Big Questions

Everyone Googles Their Dates, and We Should All Just Accept It

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A new study from people-searching site Spokeo is out, and according to them, 71 percent of Americans would “search for information about someone they are in a relationship with, or considering being in a relationship with in order to feel safer.” The other 29 percent of Americans are mystery people to me, but I am assuming they just don’t understand the amazing possibilities of the internet, because Google is basically designed for researching your dates. Researching your dates is the whole point of the internet, except for cat videos, which are also the point of the internet. (And maybe porn. Maybe.)

Which isn’t to say pre-date research doesn’t have some problems. Critics worry Googling your potential partner before you’ve even had coffee together allows you to get real judge-y, real fast. Finding out your potential BF is super unfunny on Twitter, or was, in 1998, an active participant on Celine Dion fan boards can make you write him off before you’ve fully considered his real world charms.

Conversely, it’s possible you’ll like what you find a little too much. He writes poems and they’re actually not that bad! She was in the all-female a cappella group at University of Maryland! It’s easy to get really excited about a person who isn’t actually a person yet — just a bunch of incongruous facts on the web, plus a cute Instagram account and a passable Twitter feed (maybe he’s funnier in real life?).

And then there’s the whole issue of how much to let on you know. If you know the maybe-girl-of-your-dreams has a Jack Russell puppy, but she’s never actually told you that, do you pretend you don’t know she has a Jack Russell puppy? Do you admit you saw it on Instagram? Do you casually bring up dogs, but casually leave out the whole Instagram thing? The risk of knowing things you’re not “supposed” to know and then seeming like a creeper is real.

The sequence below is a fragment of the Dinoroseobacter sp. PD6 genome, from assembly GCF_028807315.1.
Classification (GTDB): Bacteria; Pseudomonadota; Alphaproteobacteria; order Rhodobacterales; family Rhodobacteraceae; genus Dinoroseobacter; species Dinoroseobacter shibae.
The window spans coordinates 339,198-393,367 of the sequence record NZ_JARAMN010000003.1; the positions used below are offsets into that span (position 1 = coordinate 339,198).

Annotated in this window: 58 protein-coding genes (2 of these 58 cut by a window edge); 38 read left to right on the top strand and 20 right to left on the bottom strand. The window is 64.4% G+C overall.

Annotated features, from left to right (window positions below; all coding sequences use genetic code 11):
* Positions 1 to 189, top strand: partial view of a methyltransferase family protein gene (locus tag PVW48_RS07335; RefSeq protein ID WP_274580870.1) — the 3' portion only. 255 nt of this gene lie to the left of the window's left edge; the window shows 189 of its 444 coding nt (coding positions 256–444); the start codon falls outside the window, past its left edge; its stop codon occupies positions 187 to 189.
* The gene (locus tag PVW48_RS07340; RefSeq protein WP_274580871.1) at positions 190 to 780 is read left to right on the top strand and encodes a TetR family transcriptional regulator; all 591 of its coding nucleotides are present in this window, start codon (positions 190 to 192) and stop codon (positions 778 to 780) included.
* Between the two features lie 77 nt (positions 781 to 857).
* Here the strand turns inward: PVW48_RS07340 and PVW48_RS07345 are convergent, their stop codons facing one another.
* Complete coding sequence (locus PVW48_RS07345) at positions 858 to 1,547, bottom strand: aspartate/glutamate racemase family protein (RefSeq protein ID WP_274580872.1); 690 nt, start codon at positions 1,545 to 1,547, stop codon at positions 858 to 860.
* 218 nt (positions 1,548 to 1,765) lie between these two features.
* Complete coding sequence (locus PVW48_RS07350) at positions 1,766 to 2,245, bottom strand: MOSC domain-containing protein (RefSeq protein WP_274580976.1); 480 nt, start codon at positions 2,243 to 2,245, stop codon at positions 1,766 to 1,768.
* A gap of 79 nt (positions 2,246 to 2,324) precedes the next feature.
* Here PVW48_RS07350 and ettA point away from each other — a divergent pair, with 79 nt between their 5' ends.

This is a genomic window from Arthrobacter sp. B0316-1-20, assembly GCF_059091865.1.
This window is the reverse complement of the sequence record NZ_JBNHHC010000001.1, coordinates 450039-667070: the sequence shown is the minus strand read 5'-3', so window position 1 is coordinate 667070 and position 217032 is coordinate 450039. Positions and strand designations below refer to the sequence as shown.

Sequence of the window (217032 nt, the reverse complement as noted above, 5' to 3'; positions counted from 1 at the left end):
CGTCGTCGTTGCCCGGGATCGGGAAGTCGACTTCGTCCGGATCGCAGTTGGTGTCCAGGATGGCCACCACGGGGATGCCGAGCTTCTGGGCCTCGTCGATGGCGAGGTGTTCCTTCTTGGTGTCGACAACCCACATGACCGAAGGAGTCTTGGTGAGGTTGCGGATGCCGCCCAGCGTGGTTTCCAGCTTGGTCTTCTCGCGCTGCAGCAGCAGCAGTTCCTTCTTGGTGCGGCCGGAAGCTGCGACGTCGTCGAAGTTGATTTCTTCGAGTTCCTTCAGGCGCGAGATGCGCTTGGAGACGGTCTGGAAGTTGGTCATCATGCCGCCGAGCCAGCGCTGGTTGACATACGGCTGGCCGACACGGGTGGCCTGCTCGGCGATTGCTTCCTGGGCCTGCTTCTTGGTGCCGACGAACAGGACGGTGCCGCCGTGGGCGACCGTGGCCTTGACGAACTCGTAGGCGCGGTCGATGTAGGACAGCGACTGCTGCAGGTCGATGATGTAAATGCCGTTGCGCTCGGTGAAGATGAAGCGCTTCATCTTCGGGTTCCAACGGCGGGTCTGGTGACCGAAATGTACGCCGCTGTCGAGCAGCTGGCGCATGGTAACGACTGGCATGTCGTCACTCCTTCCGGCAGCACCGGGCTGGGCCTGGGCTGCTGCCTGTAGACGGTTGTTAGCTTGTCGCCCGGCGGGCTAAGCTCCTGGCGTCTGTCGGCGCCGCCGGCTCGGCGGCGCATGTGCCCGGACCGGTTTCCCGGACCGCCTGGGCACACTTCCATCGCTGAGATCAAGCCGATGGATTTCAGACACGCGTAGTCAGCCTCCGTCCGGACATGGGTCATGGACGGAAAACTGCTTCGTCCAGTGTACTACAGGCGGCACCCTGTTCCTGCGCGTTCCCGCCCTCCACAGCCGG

Real, but, I say, dumb. Yes, I get that you cannot judge chemistry from the Internet. Yes, I get that it’s easy to treat researching potential dates like researching potential blenders (it has good reviews overall, but what’s that single one-star rating all about?). Yes, I know that this is a sign that romance is dead, that Google leaves no mystery, and that we should all just get back on our horses and ride into the pre-industrial sunset. I also know that in the Google game, it’s real easy to get caught. But the bottom line is, I love Googling people — not just dates, like, randos I worked with on some local political campaign in 2004 and haven’t spoken to since — and I’m not ashamed to admit it. Or rather, I’m a little ashamed to admit it, but I also realize that I have never once been put off when someone’s confessed to Googling me.

I expect to be Googled. In general, I’m flattered to have been Googled. That means you thought about me, which I’m pretty into. Once on a first date — an already good first date, which is probably important here, but still — a guy sat across from me at dinner and declared, “let’s review what we know about you.” Some of that was stuff I’d told him. Some of that was absolutely not stuff I’d told him. And I was into it. He was honest about Googling, and if he did anything super off-putting, something involving intense technical knowledge or contacting my mother, he edited that part out. I was charmed: dude was as obsessive as I am, and he was open about it. That honesty took the pressure off. Maybe it even suggested we were a good match: creep, meet other creep.

So I’m in favor: Google at will, 71 percent of Americans, but for god’s sake, be honest about it. Let’s take the stigma out of putting our research skills to use. But please, please don’t be like the 21 percent of women and 29 percent (!) of men who said they’d pay more than $25 for external searching help — you can do that yourself. Or hire me. I’m way cheaper.